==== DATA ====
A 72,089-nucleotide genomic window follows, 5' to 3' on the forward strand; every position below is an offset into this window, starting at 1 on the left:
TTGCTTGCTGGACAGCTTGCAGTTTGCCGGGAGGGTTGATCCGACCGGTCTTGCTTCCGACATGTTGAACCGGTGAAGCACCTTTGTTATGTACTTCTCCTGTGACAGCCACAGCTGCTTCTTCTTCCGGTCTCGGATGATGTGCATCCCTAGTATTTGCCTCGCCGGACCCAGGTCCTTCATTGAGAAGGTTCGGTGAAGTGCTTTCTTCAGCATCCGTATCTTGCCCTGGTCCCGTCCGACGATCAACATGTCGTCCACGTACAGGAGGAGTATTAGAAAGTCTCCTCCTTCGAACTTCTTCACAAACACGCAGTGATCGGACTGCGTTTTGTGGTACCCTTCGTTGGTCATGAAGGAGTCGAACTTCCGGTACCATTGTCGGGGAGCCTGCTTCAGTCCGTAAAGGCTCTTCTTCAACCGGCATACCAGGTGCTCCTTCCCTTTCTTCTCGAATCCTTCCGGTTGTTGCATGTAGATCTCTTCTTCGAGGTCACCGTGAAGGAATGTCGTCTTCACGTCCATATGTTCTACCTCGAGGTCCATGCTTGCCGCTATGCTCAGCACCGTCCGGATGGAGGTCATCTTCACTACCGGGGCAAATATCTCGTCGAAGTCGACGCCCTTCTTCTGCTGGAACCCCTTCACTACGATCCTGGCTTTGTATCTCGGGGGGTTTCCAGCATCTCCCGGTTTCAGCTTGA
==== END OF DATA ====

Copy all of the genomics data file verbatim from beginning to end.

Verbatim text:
A 72,089-nucleotide genomic window follows, 5' to 3' on the forward strand; every position below is an offset into this window, starting at 1 on the left:
TTGCTTGCTGGACAGCTTGCAGTTTGCCGGGAGGGTTGATCCGACCGGTCTTGCTTCCGACATGTTGAACCGGTGAAGCACCTTTGTTATGTACTTCTCCTGTGACAGCCACAGCTGCTTCTTCTTCCGGTCTCGGATGATGTGCATCCCTAGTATTTGCCTCGCCGGACCCAGGTCCTTCATTGAGAAGGTTCGGTGAAGTGCTTTCTTCAGCATCCGTATCTTGCCCTGGTCCCGTCCGACGATCAACATGTCGTCCACGTACAGGAGGAGTATTAGAAAGTCTCCTCCTTCGAACTTCTTCACAAACACGCAGTGATCGGACTGCGTTTTGTGGTACCCTTCGTTGGTCATGAAGGAGTCGAACTTCCGGTACCATTGTCGGGGAGCCTGCTTCAGTCCGTAAAGGCTCTTCTTCAACCGGCATACCAGGTGCTCCTTCCCTTTCTTCTCGAATCCTTCCGGTTGTTGCATGTAGATCTCTTCTTCGAGGTCACCGTGAAGGAATGTCGTCTTCACGTCCATATGTTCTACCTCGAGGTCCATGCTTGCCGCTATGCTCAGCACCGTCCGGATGGAGGTCATCTTCACTACCGGGGCAAATATCTCGTCGAAGTCGACGCCCTTCTTCTGCTGGAACCCCTTCACTACGATCCTGGCTTTGTATCTCGGGGGGTTTCCAGCATCTCCCGGTTTCAGCTTGA